Op-Ed: Does Mt. Airy Need a Little More Developmental Drama?
Debating whether a controversy over a proposed new business might be good for the community.
Mt. Airy is, for better or for worse, sandwiched between two dramas.
When Pat Burns talked about putting a Save-a-Lot and a Dollar Tree in Chelten Plaza in Germantown earlier this year, he was met with an ire that continues to persist throughout zoning hearings and community group meetings. Neighbors generally seemed to feel like they didn’t want another dollar store in their community, but it looks like it’s probably going to go in to the newly revitalized shopping area, even as many continue to object.
News that a new Wired Beans Cafe would also inhabit a space inside the plaza did assuage some of the anger activists had directed at Burns, but they’re continuing to fight aspect of the developer’s plan. They’re clearly not entirely happy with the way things worked out.
Chestnut Hill, meanwhile, is experiencing its very own neighborhood kerfuffle. Richard Snowden’s plan to bring a condominium and retail development to the 8200 block of Germantown Avenue—complete with a large parking lot—has, in a sense, divided the community. Some favor the grocery store plan, saying it will draw people into the business corridor to shop there and at other local businesses nearby, while others, like supporters of a relatively newly opened Weavers Way (the co-op branch opened in 2010), say it will create an unwanted large-scale development in an area where smaller establishments are the norm and believe it will hurt the other food purveyors nearby, like the co-op and the Chestnut Hill Farmers Market.
Mt. Airy, meanwhile, has generally stayed away from longstanding dramas of this sort in the past year or so. Sure, there was tension recently over an art expo that unexpectedly closed down the 7100 block of Germantown Avenue during a prime fall shopping weekend, and community leaders are still dealing with the fallout associated with that. But that issue is more about a one-time event that, for the most part, isn’t affecting the community right now. The Germantown and Chestnut Hill issues, meanwhile, could—and probably will—have long-standing effects on those neighborhoods for years to come.
Neighborhood leaders in Mt. Airy often marvel at how the community is very good at coming together on a variety of different matters. That’s true, for the most part, and it sort of speaks to why there often seems to be less overt drama here than in other places. (Go to a Chestnut Hill Community Association meeting, then head to an East Mt. Airy or West Mt. Airy Neighbors gathering, and you’ll quickly see that’s the case.)
But there’s a slower-moving, definitely pernicious drama of other sort being played out in Mt. Airy’s business corridor right now, and if you’ve simply walked up and down Germantown Avenue for the past year on a semi-regular basis, you’ve seen it. That’s the fact that small businesses and galleries appear to be closing at an alarming rate.
Johnson’s Barber Shop. Jean-Jacques Gallery. One Salon & Boutique. Blackbone Gallery. Little Herban Spa. Artista. Past & Present. Dirty Girl Brigade. Black Olive Restaurant (whose owners were charged with stealing federal money to run the establishment) and Black Pearl Restaurant (which isn’t closed for good, according to its owner, but is temporarily shut down because it’s not up to code). All of those businesses have something in common—they’re on either the 7100 or 7200 block of Germantown Avenue, and it’s becoming increasingly clear that doing business right now in a place of prime real estate in Mt. Airy isn’t easy.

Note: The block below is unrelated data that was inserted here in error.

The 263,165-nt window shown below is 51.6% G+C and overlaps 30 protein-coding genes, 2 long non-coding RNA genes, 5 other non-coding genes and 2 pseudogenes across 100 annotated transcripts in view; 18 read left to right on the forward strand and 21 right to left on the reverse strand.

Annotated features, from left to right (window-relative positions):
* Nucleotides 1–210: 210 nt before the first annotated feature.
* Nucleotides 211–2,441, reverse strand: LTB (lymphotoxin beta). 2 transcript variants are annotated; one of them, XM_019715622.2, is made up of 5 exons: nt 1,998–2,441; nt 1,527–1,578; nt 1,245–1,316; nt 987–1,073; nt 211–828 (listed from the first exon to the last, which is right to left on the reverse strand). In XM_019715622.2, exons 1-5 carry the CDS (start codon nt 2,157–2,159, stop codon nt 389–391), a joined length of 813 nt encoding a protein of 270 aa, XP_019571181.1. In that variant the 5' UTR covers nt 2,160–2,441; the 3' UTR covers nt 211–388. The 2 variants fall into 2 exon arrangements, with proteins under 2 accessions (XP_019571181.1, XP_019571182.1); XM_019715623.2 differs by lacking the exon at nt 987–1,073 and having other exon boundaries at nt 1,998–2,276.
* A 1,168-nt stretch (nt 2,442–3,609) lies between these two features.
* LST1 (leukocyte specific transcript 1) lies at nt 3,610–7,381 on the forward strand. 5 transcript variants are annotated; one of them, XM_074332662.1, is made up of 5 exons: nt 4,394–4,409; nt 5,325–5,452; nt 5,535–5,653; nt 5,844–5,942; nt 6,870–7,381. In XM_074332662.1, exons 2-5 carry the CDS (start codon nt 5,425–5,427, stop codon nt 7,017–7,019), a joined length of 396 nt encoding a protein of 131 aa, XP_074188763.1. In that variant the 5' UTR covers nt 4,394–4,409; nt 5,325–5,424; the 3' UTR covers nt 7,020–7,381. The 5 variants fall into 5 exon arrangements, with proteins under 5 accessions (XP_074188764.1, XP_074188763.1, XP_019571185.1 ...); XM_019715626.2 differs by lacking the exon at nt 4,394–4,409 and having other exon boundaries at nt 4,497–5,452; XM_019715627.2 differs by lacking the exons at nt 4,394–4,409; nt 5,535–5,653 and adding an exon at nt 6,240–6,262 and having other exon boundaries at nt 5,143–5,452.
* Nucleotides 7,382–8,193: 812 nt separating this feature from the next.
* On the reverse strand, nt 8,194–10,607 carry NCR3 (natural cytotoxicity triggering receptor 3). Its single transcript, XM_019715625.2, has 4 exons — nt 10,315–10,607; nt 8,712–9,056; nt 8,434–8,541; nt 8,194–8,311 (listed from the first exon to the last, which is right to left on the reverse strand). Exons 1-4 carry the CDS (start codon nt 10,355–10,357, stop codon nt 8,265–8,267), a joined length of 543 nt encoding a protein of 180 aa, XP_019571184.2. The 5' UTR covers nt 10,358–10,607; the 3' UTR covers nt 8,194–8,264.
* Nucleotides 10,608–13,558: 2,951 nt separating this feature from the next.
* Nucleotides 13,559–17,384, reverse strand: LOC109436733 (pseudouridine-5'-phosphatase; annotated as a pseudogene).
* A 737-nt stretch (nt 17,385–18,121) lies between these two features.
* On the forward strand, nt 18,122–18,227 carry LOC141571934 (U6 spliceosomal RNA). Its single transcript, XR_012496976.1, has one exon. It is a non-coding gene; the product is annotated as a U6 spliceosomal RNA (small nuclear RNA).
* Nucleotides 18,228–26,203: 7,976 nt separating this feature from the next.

Let’s be fair—a number of businesses have also opened recently there. A dog grooming spot is now welcoming customers, as is BellaNOR Boutique. But it seems to be overwhelmingly true that’s it’s harder to open up shop here than it once was.
You can say what you want about the Germantown and Chestnut Hill proposals. There’s no question they’re problematic, and the jury’s still out, obviously, on whether they’ll be good for the community. But at the very least, they’re attempts to bring new, established businesses to spots that have certainly been hit by the recession.
And maybe that’s something Mt. Airy needs. If a larger, well-known store or restaurant with name recognition—like Iron Hill Brewery, for example, which has locations throughout the region and will open a new one in Chestnut Hill in the next few months—managed to move into this neighborhood, I’m sure there would be some opposition. Mt. Airy’s all about grassroots innovation and the little guy; I can imagine people saying it doesn’t need a chain store or similar business. But I think it would be a great thing if something like that brought in people from outside the neighborhood and kept them shopping at other local businesses while they were here. After talking to Mt. Airy business owners, I'm even more convinced.
You could call that the Night Market effect—when the Food Trust’s now-famous evening bazaar came to Mt. Airy in August, businesses and restaurants were packed with people who hadn’t generally been frequenting the neighborhood. I think a business with name recognition could have a similar—if less dramatic—impact.
We can all be thankful that we don’t have major disagreement within the community over large-scale developments like our neighbors do. But if a little drama goes a long way toward making sure that the Germantown Avenue business district remains viable, then a tad more tension might be something we need.